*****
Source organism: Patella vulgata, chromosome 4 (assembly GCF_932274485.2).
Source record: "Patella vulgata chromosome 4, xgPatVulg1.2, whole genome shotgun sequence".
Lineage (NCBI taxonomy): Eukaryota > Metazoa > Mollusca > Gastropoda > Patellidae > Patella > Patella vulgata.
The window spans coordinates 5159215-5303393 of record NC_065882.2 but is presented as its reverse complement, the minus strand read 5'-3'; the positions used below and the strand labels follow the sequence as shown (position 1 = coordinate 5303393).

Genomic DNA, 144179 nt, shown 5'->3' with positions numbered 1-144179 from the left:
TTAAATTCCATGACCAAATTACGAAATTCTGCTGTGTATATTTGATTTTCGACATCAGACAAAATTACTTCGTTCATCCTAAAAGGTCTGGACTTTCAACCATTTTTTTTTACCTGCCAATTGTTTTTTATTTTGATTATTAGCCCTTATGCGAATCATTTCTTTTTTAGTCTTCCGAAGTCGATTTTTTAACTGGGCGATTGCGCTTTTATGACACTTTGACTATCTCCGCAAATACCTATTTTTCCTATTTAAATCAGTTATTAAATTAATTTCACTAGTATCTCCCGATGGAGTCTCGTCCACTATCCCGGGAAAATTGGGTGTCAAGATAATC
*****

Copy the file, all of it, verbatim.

Source organism: Patella vulgata, chromosome 4 (assembly GCF_932274485.2).
Source record: "Patella vulgata chromosome 4, xgPatVulg1.2, whole genome shotgun sequence".
Lineage (NCBI taxonomy): Eukaryota > Metazoa > Mollusca > Gastropoda > Patellidae > Patella > Patella vulgata.
The window spans coordinates 5159215-5303393 of record NC_065882.2 but is presented as its reverse complement, the minus strand read 5'-3'; the positions used below and the strand labels follow the sequence as shown (position 1 = coordinate 5303393).

Genomic DNA, 144179 nt, shown 5'->3' with positions numbered 1-144179 from the left:
TTAAATTCCATGACCAAATTACGAAATTCTGCTGTGTATATTTGATTTTCGACATCAGACAAAATTACTTCGTTCATCCTAAAAGGTCTGGACTTTCAACCATTTTTTTTTACCTGCCAATTGTTTTTTATTTTGATTATTAGCCCTTATGCGAATCATTTCTTTTTTAGTCTTCCGAAGTCGATTTTTTAACTGGGCGATTGCGCTTTTATGACACTTTGACTATCTCCGCAAATACCTATTTTTCCTATTTAAATCAGTTATTAAATTAATTTCACTAGTATCTCCCGATGGAGTCTCGTCCACTATCCCGGGAAAATTGGGTGTCAAGATAATC